Cross the river again, and step onto Dutch Square (Google Maps) to see what the colonizing Dutch left behind: namely Christ Church and the Stadthuys (State House). The buildings in the square are all a rich maroon color, but this was not always so.
When they were originally built, the Dutch Square walls were all exposed brick; later authorities plastered them and painted them white. In the 1920s, the British painted the walls salmon red. Only recently were the buildings painted the maroon color they have today.
The biggest building in the Square is the Stadhuys, which served as Malacca's center of government from the Dutch era all the way to post-independence 1979, when the government quit using the Stadthuys as the State Governing Center and converted it into an Ethnography Museum.
To the Stadthuys' left, you'll see Christ Church: built in 1753, it's the oldest Protestant Church in Malaysia. The church's bricks were brought in all the way from Holland. The pews in the Church are about 200 years old, and must have been there at the very beginning.
St. Paul's Hill: Xavier’s Last Resting Place
St. Paul's Hill (formerly Malacca Hill; Google Maps) behind the Stadthuys is home to one of the last remaining Portuguese structures on Melaka: St. Paul's Church. This church is only a ruin, constructed in the 1520s as an act of gratitude by a merchant who had survived an ocean storm.
The church changed hands several times over the centuries - first to the Jesuits in 1548 (St. Francis Xavier himself received the title deeds), then to the Dutch in 1641, then to the British in 824. By the time the British took charge, St. Paul's had long been abandoned, and the British used the ruins to store their gunpowder.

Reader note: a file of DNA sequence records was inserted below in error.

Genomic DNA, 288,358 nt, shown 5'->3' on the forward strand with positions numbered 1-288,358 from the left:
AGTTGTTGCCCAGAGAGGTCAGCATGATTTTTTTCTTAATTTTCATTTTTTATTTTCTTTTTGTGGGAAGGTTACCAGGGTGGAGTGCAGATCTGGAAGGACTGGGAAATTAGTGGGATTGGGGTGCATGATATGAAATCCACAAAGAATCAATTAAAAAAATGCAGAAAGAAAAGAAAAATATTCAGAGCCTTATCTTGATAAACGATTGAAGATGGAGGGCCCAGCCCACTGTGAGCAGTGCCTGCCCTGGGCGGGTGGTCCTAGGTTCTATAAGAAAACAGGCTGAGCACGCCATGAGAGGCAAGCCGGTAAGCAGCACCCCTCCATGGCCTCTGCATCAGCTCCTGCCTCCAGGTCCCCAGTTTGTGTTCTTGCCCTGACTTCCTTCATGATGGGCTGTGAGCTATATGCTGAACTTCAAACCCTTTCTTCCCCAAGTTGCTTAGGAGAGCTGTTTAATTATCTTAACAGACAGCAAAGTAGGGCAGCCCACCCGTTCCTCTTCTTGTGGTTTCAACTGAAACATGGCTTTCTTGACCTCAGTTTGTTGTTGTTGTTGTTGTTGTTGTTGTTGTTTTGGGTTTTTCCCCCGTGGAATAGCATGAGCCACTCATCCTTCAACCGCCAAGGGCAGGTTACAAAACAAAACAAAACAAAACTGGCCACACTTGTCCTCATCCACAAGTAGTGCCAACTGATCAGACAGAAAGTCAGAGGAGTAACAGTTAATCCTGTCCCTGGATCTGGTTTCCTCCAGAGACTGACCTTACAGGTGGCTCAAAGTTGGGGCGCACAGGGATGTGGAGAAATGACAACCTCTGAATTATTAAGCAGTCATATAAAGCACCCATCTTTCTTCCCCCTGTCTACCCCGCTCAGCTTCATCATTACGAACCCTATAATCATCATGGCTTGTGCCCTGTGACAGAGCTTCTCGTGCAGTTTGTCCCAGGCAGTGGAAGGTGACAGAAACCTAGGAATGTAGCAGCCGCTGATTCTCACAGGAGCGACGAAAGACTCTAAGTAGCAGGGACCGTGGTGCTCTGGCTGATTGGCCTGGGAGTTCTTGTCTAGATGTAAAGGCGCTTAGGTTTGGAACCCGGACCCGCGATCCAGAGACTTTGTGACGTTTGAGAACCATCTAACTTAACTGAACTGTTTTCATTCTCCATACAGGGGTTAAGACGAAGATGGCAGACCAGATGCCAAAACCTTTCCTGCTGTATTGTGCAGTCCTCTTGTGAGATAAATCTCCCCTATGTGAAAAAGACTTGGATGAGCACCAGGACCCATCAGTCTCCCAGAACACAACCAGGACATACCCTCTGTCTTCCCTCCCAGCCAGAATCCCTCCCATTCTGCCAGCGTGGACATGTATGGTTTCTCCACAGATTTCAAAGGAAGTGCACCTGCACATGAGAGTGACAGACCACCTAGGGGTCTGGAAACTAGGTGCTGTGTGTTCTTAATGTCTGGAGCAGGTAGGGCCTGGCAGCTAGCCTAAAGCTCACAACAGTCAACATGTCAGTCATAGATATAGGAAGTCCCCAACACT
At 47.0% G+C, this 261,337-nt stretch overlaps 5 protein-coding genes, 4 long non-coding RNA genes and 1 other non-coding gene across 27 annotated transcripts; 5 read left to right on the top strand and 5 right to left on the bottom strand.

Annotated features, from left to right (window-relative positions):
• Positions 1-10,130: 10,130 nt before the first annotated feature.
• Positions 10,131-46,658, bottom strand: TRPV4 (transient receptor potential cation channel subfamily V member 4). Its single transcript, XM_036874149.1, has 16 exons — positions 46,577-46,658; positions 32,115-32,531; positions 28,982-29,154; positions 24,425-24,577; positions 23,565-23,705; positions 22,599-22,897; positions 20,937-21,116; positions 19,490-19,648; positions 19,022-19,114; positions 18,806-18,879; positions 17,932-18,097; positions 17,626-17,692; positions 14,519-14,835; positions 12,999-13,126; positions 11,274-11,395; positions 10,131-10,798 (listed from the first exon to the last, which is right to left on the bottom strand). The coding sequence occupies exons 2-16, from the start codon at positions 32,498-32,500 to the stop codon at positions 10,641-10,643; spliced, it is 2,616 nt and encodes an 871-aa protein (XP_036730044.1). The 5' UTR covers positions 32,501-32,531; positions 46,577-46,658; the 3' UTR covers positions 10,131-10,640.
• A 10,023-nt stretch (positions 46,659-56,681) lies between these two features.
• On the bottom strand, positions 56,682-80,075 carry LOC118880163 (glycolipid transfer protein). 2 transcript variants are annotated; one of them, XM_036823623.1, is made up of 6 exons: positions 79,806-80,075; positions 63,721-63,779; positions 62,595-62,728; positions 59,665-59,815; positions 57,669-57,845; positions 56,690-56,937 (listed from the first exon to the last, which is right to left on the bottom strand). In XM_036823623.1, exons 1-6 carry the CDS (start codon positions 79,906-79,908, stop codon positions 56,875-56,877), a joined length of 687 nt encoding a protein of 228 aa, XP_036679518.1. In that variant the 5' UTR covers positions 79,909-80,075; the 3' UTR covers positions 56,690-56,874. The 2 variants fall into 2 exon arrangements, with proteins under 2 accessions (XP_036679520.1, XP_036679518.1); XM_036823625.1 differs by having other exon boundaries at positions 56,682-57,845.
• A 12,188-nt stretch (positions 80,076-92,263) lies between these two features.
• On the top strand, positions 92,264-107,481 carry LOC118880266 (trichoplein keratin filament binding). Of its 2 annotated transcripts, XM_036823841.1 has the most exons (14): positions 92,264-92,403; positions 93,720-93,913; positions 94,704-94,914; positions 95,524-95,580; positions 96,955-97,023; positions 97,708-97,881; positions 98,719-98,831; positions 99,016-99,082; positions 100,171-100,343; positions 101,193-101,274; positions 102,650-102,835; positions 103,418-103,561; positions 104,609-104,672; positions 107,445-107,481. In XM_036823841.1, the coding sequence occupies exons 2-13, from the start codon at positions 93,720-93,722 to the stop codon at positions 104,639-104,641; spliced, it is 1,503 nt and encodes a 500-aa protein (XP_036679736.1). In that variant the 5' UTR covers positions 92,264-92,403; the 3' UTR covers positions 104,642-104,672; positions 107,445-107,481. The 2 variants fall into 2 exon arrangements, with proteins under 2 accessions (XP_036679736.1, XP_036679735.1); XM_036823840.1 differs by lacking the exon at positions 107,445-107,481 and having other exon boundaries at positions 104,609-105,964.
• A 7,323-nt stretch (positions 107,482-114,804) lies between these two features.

Today, the Church's walls house an open tomb, where St. Francis Xavier's body was interred before it was moved to its present location in Goa, India. The church also houses cannons left over from the Dutch.
In 1952, on the 400th anniversary of Xavier's death, a memorial statue was constructed in front of the church. The saint's last miracle was said to have been performed here - when they disinterred him for transport to Goa, the saint's body was found to be incorrupt.
Porta de Santiago: Last Remnants of a Mighty Fortress
Walk down the hill to Jl Kota, where the last remnants of the Portuguese occupation can be found.
The street of Jl Kota traces out where the walls of the Portuguese fort A Famosa used to be; all that remains of the walls is a single gate, what we now know as Porta de Santiago (Google Maps).
A Famosa was built by the occupying Portuguese forces in 1512. The Portuguese employed hundreds of slaves to build the fortress walls, and scavenged stone from nearby palaces, cemeteries, and mosques to complete the structure. Later, the fort was expanded to enclose nearby European settlements, transforming A Famosa into a fully functional European Christian city.